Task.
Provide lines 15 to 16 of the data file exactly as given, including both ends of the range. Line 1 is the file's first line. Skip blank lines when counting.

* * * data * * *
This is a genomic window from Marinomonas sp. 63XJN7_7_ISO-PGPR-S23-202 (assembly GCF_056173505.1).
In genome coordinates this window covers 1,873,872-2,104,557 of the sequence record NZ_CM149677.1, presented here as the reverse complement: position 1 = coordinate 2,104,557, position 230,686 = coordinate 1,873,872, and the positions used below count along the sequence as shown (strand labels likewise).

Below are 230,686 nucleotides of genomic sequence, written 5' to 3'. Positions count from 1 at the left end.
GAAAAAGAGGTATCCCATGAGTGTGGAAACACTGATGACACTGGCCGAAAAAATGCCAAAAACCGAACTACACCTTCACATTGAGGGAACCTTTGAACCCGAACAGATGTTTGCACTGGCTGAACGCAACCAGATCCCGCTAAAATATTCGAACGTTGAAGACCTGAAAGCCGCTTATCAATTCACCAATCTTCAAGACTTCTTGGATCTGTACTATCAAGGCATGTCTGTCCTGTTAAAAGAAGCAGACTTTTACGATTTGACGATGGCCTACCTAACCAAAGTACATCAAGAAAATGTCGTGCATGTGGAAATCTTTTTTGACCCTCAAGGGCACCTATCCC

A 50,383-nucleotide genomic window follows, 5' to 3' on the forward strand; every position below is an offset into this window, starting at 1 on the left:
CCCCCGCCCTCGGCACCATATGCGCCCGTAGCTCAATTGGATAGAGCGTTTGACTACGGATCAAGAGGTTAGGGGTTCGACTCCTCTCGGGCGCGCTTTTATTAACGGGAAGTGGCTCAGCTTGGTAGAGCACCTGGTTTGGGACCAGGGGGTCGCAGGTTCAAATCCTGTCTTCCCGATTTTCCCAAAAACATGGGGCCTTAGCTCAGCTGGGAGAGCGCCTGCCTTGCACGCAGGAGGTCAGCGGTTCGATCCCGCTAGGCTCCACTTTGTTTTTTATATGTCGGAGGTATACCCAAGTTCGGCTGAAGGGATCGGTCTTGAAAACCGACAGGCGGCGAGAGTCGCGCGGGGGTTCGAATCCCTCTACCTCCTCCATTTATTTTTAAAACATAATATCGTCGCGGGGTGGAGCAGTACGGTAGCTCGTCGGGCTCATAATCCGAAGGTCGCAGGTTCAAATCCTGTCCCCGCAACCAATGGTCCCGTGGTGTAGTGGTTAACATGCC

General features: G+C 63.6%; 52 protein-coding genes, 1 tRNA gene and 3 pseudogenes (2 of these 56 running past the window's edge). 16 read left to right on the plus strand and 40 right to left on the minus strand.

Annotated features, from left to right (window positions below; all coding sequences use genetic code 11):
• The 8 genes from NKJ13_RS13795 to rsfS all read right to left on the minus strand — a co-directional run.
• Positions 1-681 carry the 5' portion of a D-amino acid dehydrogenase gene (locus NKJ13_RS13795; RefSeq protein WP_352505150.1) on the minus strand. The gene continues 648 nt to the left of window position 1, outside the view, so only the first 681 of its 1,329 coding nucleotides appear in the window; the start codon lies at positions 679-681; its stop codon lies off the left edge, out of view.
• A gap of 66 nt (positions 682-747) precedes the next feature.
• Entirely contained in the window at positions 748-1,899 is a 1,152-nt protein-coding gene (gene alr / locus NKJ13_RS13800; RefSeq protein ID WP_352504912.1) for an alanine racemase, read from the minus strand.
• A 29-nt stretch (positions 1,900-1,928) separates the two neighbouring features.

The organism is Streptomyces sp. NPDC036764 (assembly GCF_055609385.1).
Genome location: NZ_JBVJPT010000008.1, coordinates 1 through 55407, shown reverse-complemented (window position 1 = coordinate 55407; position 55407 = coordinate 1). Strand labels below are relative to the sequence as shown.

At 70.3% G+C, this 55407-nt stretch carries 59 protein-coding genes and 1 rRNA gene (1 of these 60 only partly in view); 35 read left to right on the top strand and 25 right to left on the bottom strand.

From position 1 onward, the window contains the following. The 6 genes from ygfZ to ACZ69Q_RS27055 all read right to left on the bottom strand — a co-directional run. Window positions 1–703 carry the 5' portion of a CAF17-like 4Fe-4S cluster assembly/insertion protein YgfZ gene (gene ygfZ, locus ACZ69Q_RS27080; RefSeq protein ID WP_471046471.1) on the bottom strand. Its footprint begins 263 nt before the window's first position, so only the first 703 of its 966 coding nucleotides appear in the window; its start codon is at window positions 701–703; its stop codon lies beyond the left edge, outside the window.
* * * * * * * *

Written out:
Genome location: NZ_JBVJPT010000008.1, coordinates 1 through 55407, shown reverse-complemented (window position 1 = coordinate 55407; position 55407 = coordinate 1). Strand labels below are relative to the sequence as shown.

At 70.3% G+C, this 55407-nt stretch carries 59 protein-coding genes and 1 rRNA gene (1 of these 60 only partly in view); 35 read left to right on the top strand and 25 right to left on the bottom strand.